Story Gathering

Confluence Conversation: A Native Lens on Regenerative Ecosystems

April 14, 2021
4:00 pm

Since settler colonialism, seasonal flooding along the Columbia has been a threat, a destabilizing force to be mitigated. Native understanding knows that seasonal flooding brings necessary replenishment and resources for sustainable ecosystem health. Join David Lewis and Teara Farrow Ferman for a discussion about Traditional life along the watersheds and how Native knowledge is addressing concerns for healthier watersheds today and moving forward.

This partnered event is the first of a three-part series offered by the Columbia Slough Watershed Council. The series examines the history of the watershed and its management to help inform current developments of a new watershed district with a stronger commitment to improved wildlife habitat, water quality, and the promotion of equity and social justice.

Support for this program comes from the Oregon Cultural Trust and the Multnomah County Drainage District.


Teara Farrow Ferman is an enrolled member of the Confederated Tribes of the Umatilla Indian Reservation. She is the Manager of the Cultural Resources Protection Program for the Confederated Tribes of the Umatilla Indian Reservation (CTUIR) and the Assistant General Manager for Átaw Consulting, LLC, a small business enterprise of the CTUIR that she began in 2008.Teara has been employed with the CTUIR since 1994 and for the Cultural Resources Protection Program since 1996. Teara’s main emphasis has been on gathering and managing tribal oral histories and protecting and managing places of significant to the CTUIR and its tribal members. Her goal is twofold: to be able to utilize oral history knowledge to protect all cultural resources, not just the archaeology but the CTUIR’s First Foods – water, salmon, deer, roots, berries, and medicines – and all that we depend on for survival to perpetuate the CTUIR’s culture by encouraging tribal members to exercise their reserved Treaty Rights. This also includes the need to protect and preserve places where our ancestors are buried.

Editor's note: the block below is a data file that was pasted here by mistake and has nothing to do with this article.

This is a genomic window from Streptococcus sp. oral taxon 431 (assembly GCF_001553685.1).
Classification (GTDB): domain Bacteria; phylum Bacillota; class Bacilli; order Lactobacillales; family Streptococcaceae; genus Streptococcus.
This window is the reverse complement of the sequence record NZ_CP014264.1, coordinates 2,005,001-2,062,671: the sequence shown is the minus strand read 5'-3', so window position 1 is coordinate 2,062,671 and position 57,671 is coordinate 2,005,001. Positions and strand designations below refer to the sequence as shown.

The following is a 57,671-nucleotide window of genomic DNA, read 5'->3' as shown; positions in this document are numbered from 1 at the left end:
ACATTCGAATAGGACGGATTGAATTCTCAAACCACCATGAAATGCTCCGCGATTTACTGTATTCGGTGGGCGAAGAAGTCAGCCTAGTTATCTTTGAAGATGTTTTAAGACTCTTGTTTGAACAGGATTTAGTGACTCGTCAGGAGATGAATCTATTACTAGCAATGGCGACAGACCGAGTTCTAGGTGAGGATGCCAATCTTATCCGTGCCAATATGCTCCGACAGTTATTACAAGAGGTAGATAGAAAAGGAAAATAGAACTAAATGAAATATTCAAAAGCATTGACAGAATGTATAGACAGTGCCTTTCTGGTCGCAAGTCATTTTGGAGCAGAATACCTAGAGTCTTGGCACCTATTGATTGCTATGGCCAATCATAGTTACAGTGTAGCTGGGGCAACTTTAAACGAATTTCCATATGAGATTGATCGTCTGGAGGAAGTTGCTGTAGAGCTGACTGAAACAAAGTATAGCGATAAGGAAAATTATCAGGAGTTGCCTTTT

David Lewis is a member of the Grand Ronde Tribe. He is a descendent of the Takelma, Chinook, Molalla, and Santiam Kalapuya. A recognized researcher, scholar, educator, and writer of original histories of the peoples of Oregon and California, he was also previously the Cultural Manager for the Grand Ronde. David has worked on collaborative projects with regional scholars, tribes, local governments, and communities for over 20 years.